Date of Award
Doctor of Philosophy (PhD)
charge-parity qubit, hardware stabilizer, protected qubit, quantum computation
Superconducting qubits are one of the leading systems for implementing quantum processors. Realizing fault-tolerant quantum computation requires some form of quantum error correction, which typically involves performing repeated stabilizer operations on groups of physical qubits in an array to form a logical qubit with enhanced protection against errors. Realizing a logical qubit that is suitable for running quantum algorithms requires an array with a significant number of physical qubits, which is extremely challenging. However, the physical qubit overhead can be reduced by lowering the error rate on the physical qubits. Current state-of-the-art superconducting qubit designs do not have robust protection against all types of errors. Reducing error rates on these conventional qubits requires further advances in fabrication, materials, and device packaging to reduce the noise and perturbations coupled to the qubit.
Another approach to reduce the error rates is to develop new qubit designs that have intrinsic protection against all types of errors. The charge-parity qubit is one such design. Conventional superconducting qubits are based on Josephson junctions, which have a $2\pi$-periodic dependence on the superconducting phase difference across the junction. The charge-parity qubit is formed from a chain of plaquettes, each of which behaves as a $\pi$-periodic Josephson element. For appropriate parameters, the effective coupling Hamiltonian between plaquettes in a charge-parity qubit is equivalent to the implementation of a quantum stabilizer in superconducting hardware. In this thesis, I present the experimental realization of plaquette-chain devices that exhibit such stabilizer behavior. The plaquette devices are fabricated with arrays of Josephson junctions, with multiple on-chip flux- and charge-bias lines for local biasing of the various device elements. Microwave spectroscopy measurements allow for a characterization of the transitions between the different energy levels of the plaquette chain and their dispersion with flux and charge bias of the various device elements. Extensive numerical modeling of the energy-level structure and comparison with the measured transition spectra indicates that the device exhibits protection against local noise. This work paves the way for future qubits based on this design with optimized parameters and implementations that are capable of achieving dramatic reductions in error rates beyond the current state of the art.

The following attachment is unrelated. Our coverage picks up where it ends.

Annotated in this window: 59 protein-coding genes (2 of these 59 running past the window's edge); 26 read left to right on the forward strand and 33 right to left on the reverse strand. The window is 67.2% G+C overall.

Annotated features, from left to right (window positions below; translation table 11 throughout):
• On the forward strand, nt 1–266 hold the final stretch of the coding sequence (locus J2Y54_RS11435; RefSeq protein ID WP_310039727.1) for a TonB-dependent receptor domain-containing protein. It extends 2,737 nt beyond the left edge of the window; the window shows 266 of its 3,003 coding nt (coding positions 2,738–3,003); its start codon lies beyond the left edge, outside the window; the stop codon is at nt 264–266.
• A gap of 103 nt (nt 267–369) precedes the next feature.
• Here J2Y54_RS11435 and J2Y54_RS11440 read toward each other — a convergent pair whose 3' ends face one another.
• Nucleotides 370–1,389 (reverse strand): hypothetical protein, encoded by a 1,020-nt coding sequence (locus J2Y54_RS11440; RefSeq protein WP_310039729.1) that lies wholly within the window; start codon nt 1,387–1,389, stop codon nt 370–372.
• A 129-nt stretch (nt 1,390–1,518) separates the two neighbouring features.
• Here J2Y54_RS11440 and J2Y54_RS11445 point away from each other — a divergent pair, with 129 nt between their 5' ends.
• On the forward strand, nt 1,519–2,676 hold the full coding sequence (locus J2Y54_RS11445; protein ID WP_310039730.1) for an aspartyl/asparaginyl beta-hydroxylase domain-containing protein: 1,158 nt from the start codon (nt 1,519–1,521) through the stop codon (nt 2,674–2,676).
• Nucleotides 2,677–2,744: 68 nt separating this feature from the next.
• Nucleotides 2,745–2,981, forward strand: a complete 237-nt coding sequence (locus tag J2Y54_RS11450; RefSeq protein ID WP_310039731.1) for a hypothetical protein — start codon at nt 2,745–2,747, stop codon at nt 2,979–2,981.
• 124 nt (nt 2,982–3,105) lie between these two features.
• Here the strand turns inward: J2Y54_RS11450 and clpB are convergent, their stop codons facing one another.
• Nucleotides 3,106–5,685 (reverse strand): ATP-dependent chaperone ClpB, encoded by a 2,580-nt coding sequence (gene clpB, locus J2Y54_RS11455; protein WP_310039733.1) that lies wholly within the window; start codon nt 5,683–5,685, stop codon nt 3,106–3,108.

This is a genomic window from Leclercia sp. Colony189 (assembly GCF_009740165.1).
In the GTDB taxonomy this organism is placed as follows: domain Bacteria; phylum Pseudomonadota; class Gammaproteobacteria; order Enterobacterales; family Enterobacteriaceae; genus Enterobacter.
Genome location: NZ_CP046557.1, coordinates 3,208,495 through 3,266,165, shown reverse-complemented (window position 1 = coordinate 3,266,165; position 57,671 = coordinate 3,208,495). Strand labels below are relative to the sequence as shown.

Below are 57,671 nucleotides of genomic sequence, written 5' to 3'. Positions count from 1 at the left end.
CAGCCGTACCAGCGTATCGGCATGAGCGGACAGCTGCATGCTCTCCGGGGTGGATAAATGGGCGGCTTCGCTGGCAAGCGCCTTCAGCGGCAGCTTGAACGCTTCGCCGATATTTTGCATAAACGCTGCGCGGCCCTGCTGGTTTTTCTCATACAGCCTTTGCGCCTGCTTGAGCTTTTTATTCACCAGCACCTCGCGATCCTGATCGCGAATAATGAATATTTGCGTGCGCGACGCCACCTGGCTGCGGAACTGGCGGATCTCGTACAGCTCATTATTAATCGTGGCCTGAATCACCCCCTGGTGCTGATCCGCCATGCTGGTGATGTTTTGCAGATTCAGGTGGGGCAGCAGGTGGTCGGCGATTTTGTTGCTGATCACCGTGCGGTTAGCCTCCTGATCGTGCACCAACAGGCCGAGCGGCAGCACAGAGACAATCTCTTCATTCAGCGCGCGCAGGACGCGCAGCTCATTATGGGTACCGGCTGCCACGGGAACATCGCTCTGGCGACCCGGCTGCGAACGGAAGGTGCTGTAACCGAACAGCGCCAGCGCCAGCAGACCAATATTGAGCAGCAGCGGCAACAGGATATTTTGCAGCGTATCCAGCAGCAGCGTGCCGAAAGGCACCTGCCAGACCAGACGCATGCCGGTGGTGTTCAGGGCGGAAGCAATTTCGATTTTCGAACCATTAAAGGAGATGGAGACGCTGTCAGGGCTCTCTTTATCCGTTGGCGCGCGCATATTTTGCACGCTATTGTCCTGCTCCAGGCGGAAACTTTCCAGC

Liu, Yebin, "Design and modeling of superconducting hardware for implementing quantum stabilizers" (2022). Dissertations - ALL. 1607.